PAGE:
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Hatch Show Print: A Tonic for the Information Age
By Rachel Churner
by SFS Staff on Mar 02, 2001
In a design-heavy city like San Francisco, where any chance to convey information turns into a chance to play artist, sometimes you just want a little breathing room. Sometimes you just want the facts: who is going to play where and when. Gallery 16 brings a bit of much-needed simplicity to the scene with an exhibition of posters from Nashville based Hatch Show Print, the self-proclaimed "Great American Poster Shop." The posters — hand-set, hand-inked, and hand-pressed — are steeped in nostalgia and American history, and their rhythmic type advertises everything from country legends like Dolly Parton and Johnny Cash to coolkid rockers like the Beastie Boys to mobile homes to ham.
Hatch Show Print was founded in 1879 by brothers C.R. and H.H. Hatch, whose first print job was an advertisement for Rev. Henry Ward Beecher, brother of Harriot Beecher Stowe. In its hundred and thirty year history, the shop has promoted vaudeville acts, minstrel shows, jazz performers, state fairs, all-star wrestling, rock and roll, and most often country music at the Grand Ole Opry, billeting a whole century of cultural phenomena within the same all-caps block letters.
The materials themselves transpose a history to the new posters, for the presses and wood letters haven't been replaced for decades. As Jim Sherraden, director of Hatch Show Print since 1984, tells it, when Hatch makes a poster for Emmy Lou Harris, they're using the same E, the same Y that they did for Elvis Presley fifty years before. Set into the letterpress and covered with ink across which the paper is rolled, the printed type or wood-cut illustration is literally impressed into the paper. The tactile results thus bear the marks of their production as well as the imperfections caused by smeared ink, worn letters, and uneven ink coverage. One poster at time, Sherraden and other Hatch employees can hand-crank 100 sheets/hour on average, a far cry from the 100-300 pages/minute offset printers can produce.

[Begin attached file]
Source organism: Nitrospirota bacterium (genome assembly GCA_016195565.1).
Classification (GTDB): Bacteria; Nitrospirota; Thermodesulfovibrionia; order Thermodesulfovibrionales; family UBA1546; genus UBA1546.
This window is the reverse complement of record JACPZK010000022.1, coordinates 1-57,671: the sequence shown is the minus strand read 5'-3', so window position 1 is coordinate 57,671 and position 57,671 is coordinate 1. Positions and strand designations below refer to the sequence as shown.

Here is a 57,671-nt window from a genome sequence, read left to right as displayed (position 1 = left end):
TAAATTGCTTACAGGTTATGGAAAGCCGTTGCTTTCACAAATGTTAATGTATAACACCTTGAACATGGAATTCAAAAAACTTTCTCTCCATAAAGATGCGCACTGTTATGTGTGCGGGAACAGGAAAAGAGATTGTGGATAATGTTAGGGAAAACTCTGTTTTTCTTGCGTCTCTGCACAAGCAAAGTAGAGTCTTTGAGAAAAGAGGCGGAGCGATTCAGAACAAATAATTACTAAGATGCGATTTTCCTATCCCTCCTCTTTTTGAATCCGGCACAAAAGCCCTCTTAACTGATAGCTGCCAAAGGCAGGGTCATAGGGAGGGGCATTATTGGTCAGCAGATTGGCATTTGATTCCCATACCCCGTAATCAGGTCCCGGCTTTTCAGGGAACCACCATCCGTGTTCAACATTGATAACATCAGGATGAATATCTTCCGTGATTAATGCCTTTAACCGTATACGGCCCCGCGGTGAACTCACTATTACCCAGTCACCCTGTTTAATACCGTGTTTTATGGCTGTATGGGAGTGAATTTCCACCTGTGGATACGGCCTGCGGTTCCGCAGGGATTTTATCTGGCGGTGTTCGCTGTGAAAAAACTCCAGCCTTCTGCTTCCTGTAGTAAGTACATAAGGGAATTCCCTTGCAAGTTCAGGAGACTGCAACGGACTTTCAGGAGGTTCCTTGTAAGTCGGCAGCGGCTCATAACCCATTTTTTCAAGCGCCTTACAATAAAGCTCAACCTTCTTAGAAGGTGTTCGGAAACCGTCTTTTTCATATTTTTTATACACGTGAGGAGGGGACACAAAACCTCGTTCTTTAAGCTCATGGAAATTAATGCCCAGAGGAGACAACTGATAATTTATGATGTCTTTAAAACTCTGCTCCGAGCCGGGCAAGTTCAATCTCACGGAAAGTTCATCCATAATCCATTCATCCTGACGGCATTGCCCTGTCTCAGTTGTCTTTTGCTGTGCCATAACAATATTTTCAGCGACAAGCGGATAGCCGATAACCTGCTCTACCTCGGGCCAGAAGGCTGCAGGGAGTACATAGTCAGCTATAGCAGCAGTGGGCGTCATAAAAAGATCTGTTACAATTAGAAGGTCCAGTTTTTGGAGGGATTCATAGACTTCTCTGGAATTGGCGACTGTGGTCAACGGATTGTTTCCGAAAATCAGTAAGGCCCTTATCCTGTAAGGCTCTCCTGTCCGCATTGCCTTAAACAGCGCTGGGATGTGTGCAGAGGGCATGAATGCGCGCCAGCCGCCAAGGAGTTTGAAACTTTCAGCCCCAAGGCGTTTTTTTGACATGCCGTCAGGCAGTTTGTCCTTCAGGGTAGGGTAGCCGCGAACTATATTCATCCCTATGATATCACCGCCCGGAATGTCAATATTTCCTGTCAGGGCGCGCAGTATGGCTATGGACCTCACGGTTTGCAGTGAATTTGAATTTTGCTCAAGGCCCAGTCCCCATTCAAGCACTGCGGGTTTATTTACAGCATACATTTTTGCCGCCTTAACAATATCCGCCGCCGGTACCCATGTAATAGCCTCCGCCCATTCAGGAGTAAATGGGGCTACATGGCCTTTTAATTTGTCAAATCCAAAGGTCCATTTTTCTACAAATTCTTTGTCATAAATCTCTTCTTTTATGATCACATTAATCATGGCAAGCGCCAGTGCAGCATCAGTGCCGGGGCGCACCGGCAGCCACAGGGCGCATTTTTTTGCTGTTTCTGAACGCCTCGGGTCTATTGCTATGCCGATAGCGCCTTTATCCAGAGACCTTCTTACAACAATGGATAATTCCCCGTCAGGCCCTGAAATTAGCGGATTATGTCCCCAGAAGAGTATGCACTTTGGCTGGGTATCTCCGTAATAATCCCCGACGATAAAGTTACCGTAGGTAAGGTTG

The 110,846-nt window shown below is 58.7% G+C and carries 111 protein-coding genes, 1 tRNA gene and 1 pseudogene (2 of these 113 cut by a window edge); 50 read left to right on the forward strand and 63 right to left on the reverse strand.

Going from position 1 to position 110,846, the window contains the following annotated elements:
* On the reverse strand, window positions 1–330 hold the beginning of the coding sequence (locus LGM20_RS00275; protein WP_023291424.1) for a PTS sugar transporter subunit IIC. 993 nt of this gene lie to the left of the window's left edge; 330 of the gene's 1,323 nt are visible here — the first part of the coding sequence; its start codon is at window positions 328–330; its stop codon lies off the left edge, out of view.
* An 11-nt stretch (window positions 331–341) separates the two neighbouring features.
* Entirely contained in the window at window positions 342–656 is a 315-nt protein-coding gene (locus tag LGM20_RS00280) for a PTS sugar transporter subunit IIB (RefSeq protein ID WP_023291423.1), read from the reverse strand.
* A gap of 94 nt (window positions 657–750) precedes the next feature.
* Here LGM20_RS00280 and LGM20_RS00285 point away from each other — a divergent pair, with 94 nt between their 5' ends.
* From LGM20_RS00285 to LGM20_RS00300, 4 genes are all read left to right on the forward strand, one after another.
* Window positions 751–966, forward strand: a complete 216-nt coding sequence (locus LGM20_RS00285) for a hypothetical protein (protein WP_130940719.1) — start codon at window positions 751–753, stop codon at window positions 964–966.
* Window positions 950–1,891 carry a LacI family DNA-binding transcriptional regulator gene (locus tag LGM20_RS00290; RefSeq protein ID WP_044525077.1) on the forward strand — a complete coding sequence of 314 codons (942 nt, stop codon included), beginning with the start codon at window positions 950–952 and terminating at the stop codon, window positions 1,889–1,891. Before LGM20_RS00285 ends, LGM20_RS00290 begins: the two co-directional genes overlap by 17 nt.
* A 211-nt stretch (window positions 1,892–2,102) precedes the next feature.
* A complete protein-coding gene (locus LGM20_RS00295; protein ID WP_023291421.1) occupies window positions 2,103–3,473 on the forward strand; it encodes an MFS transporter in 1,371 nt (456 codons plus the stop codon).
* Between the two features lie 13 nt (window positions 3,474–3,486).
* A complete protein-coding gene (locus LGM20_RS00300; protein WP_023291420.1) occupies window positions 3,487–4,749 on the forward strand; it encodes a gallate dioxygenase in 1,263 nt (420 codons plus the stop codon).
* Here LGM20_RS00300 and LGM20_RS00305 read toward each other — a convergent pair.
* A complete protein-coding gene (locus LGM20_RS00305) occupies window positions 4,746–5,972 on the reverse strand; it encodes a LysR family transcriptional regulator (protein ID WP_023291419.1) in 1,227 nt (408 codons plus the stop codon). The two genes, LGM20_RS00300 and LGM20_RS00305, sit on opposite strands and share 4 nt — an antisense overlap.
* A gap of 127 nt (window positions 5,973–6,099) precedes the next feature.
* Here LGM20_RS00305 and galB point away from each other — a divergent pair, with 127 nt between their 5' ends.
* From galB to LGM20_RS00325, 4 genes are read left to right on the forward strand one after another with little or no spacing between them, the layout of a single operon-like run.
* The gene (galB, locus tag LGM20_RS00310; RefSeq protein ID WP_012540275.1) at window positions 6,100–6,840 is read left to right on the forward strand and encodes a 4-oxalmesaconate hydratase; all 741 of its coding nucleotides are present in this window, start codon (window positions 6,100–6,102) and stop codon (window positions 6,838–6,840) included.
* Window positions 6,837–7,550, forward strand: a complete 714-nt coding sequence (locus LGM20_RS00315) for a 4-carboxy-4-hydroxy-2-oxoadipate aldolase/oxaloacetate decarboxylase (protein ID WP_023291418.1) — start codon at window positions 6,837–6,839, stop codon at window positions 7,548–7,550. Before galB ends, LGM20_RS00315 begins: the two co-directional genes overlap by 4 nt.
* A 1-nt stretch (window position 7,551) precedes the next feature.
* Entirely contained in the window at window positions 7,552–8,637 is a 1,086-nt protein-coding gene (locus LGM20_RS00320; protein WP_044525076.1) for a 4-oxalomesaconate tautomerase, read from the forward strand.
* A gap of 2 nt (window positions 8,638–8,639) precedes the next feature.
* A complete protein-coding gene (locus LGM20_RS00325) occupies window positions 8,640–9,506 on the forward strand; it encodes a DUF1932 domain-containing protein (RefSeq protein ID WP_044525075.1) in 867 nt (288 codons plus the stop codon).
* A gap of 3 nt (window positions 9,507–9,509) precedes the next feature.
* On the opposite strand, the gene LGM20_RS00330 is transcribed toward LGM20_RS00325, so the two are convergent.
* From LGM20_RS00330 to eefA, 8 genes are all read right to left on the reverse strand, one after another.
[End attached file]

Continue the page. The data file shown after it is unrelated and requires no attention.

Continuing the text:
A highlight of Gallery 16's presentation, which unfortunately does little to contextualize the works through its installation, is the "Silas Green from New Orleans" poster from 1944. A popular traveling minstrel show, Silas Green brought jazz, ragtime, and comedy to the Southern states from 1907 to 1958. Several multi-colored posters for Silas Green have been reprinted by Hatch in the past few years, but the curvy madam with a sandwich board draped over her bare chest stands out. The dark orange and green print is a poster within a poster and it casually lets sex sell the show by letting her wear the ad. But lest the Southern Baptists get all riled up, Hatch reminds us that a Silas Green show is "Always clean, Always good." Just like Hatch design.
Hatch Show Print, Selections from The Great American Poster Shop is on display through March 30. Gallery 16 is located at 1616 16th St.(@ Rhode Island) in San Francisco. Hours are Monday - Friday, 9 am - 5 pm, or by appointment. Admission is free. For more information call 415.626.7495.
by SFS Staff on Mar 02, 2001